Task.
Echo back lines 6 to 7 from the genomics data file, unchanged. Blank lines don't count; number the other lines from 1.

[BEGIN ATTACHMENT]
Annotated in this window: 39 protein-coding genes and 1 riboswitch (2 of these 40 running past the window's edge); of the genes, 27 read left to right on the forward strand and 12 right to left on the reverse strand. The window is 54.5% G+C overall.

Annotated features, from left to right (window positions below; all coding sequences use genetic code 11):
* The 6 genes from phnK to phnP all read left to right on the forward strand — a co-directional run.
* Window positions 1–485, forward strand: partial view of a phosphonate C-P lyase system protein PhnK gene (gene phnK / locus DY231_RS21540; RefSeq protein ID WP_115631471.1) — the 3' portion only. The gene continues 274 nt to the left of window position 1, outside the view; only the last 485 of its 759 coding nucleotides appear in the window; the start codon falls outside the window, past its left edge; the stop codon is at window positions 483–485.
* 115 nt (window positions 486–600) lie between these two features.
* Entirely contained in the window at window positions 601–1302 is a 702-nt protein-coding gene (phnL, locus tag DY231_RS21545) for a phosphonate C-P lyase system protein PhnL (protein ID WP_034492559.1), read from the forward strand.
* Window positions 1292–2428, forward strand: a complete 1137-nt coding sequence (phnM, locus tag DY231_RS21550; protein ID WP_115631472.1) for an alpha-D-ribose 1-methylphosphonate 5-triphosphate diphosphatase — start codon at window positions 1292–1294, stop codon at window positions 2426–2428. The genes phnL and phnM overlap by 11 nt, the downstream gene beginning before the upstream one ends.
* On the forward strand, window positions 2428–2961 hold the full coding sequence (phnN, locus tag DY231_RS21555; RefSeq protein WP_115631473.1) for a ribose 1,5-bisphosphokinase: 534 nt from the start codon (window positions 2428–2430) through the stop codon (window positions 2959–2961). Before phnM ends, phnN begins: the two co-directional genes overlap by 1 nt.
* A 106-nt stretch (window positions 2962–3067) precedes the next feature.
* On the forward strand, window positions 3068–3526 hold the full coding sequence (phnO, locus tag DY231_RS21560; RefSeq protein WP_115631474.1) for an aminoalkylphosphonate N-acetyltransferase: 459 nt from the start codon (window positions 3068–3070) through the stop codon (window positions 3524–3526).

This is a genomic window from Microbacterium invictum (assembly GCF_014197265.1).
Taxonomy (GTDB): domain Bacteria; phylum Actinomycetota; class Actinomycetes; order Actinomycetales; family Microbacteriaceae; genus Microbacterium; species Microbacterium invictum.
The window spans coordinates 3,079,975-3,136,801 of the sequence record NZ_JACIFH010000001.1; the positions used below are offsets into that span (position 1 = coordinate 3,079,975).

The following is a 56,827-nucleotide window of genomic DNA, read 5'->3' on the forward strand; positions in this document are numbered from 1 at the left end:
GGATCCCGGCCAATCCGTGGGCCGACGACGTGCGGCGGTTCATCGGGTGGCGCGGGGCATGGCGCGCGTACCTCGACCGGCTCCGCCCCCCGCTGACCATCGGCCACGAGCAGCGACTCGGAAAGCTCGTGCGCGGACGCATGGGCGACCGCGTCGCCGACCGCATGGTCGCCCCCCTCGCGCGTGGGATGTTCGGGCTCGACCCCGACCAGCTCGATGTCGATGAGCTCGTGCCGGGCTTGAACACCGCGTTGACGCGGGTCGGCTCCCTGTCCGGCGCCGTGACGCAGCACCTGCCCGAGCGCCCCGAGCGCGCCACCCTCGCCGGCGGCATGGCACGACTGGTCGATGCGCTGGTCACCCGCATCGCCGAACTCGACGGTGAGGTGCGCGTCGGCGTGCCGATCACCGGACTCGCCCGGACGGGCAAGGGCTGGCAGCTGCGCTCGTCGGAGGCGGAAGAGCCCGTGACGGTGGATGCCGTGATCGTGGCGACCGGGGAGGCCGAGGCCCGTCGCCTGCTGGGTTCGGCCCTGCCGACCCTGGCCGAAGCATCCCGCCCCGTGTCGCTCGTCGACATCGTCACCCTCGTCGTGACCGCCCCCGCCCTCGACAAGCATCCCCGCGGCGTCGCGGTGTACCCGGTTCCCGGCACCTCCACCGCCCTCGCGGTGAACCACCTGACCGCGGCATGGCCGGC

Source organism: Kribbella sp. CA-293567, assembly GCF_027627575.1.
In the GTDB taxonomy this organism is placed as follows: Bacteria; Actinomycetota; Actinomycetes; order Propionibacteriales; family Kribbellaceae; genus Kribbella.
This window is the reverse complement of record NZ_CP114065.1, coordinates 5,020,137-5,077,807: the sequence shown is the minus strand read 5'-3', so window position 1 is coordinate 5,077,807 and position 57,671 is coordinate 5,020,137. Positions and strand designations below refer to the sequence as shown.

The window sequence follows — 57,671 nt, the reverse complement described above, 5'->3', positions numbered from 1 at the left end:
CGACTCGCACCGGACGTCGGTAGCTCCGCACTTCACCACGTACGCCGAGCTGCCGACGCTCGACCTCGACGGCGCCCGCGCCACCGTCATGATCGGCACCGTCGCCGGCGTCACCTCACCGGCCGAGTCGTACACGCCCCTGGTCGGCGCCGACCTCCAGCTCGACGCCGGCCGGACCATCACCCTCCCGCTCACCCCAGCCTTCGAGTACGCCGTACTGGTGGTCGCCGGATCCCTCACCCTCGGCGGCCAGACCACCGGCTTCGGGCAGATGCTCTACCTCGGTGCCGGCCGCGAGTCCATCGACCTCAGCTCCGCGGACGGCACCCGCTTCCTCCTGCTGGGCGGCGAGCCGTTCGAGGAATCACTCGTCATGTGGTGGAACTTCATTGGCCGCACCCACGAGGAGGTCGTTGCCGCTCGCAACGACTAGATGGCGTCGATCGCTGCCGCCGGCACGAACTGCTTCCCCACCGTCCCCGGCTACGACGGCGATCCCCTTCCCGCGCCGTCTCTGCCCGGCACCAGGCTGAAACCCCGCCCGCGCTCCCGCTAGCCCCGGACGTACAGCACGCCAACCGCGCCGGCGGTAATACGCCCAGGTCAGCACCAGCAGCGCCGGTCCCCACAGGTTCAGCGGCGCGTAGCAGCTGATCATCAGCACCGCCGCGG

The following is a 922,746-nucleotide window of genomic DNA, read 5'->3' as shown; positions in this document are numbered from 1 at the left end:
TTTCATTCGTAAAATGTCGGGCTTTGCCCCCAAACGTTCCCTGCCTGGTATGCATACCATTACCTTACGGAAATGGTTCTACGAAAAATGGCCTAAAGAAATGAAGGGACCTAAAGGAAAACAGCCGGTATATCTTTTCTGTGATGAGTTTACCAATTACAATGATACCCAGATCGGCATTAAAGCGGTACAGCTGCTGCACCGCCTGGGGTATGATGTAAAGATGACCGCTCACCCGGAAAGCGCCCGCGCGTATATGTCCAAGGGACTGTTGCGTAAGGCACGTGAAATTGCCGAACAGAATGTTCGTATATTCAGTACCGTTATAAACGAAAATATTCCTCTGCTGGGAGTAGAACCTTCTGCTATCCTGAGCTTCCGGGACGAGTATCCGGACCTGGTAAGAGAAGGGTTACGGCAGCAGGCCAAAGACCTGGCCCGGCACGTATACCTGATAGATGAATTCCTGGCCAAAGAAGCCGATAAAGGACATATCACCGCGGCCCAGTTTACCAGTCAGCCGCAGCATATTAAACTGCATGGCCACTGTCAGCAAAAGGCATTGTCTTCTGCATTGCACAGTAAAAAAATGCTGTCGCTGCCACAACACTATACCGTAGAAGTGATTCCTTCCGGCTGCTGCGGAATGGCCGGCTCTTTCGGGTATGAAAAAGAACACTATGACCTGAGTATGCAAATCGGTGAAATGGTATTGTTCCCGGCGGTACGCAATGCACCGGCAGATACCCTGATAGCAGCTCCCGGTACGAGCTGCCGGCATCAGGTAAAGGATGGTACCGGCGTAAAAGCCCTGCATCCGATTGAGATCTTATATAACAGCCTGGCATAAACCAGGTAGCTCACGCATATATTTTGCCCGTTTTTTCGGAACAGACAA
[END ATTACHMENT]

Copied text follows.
* Entirely contained in the window at window positions 601–1302 is a 702-nt protein-coding gene (phnL, locus tag DY231_RS21545) for a phosphonate C-P lyase system protein PhnL (protein ID WP_034492559.1), read from the forward strand.
* Window positions 1292–2428, forward strand: a complete 1137-nt coding sequence (phnM, locus tag DY231_RS21550; protein ID WP_115631472.1) for an alpha-D-ribose 1-methylphosphonate 5-triphosphate diphosphatase — start codon at window positions 1292–1294, stop codon at window positions 2426–2428. The genes phnL and phnM overlap by 11 nt, the downstream gene beginning before the upstream one ends.